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Mexico Expects $14 Billion Spending in First Oil Blocks

Updated on

Mexico Expects $14 Billion Spending in First Oil Blocks

Mexico expects a first package of offshore oil licenses to generate about $14 billion of investment as the country seeks to halt a decade-long output slide.

Production-sharing contracts for 14 new shallow-water blocks will be granted for 25 years, Deputy Energy Minister Lourdes Melgar said today. Together they will produce an estimated 80,000 barrels a day. Tenders for the Chicontepec onshore area northeast of Mexico City may be changed in light of crude’s 40 percent plunge this year, she said.

The terms come a day after Mexico authorized bidding guidelines for the new blocks as the country prepares for investment in its newly opened energy industry. Before crude slumped below $60 a barrel for the first time in five years, Mexico had forecast private investment would bring in more than $50 billion by 2018.

Mexico’s oil monopoly, held by state-owned Petroleos Mexicanos since 1938, ended last year after President Enrique Pena Nieto approved a bill to allow foreign producers to drill.

Each of the 14 shallow-water blocks probably will require investment of about $1 billion, Juan Carlos Zepeda, head of oil regulator CNH, said. The contracts will have two renewal options of five years with terms for other development blocks to be announced in January, Melgar said.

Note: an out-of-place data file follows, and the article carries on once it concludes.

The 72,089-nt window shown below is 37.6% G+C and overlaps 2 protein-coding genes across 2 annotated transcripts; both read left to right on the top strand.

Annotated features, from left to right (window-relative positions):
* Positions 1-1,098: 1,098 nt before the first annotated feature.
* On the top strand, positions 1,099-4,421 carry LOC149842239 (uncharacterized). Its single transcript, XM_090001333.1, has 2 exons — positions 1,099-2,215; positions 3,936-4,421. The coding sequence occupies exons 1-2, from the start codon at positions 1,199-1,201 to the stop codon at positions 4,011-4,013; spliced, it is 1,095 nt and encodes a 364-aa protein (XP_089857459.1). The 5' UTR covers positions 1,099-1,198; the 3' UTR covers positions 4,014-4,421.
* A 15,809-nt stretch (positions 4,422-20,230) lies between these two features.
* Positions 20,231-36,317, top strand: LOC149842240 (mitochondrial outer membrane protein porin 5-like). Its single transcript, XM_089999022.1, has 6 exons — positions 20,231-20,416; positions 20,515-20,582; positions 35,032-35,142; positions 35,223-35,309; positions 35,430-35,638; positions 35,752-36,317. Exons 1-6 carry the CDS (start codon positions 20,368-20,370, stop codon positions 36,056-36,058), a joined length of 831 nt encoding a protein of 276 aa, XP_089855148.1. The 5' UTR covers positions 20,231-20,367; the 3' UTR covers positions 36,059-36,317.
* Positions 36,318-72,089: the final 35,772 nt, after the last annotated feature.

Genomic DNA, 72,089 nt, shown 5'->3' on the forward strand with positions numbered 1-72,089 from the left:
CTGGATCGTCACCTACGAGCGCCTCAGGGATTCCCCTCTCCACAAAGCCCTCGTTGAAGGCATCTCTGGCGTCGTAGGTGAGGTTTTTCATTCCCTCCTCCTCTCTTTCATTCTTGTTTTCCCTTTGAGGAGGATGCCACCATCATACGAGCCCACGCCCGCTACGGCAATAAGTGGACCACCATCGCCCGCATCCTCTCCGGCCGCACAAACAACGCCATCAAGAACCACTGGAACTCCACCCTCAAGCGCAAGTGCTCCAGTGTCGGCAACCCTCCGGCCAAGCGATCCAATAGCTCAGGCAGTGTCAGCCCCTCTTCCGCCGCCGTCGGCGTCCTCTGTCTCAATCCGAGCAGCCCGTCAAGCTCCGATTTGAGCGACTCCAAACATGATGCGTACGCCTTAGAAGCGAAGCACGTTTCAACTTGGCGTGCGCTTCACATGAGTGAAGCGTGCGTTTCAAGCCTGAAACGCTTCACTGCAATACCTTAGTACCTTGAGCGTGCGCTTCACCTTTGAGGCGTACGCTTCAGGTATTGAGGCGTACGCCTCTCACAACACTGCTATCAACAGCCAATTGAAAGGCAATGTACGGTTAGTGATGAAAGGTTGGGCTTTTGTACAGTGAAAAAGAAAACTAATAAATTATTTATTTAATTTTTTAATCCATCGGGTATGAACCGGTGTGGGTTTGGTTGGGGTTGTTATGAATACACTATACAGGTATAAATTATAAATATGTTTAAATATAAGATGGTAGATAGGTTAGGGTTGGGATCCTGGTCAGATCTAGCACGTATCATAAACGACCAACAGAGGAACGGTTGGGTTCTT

Low Costs

The government expects 26 exploratory wells to be operated in three years in the 14 shallow waters blocks.

Companies will pay 30 percent income tax on the shallow-water blocks, Deputy Finance Minister Miguel Messmacher said at the same Mexico City event today. Contracts may be rescinded in the case of spills or if corruption is detected.

The blocks are expected to contain light crude and have production costs that won’t surpass $20 a barrel, Zepeda said yesterday. Mexico will receive bids for the first blocks by June and award contracts by July, two months behind the original May deadline set by the CNH.

(Updates with production estimate in second paragraph.)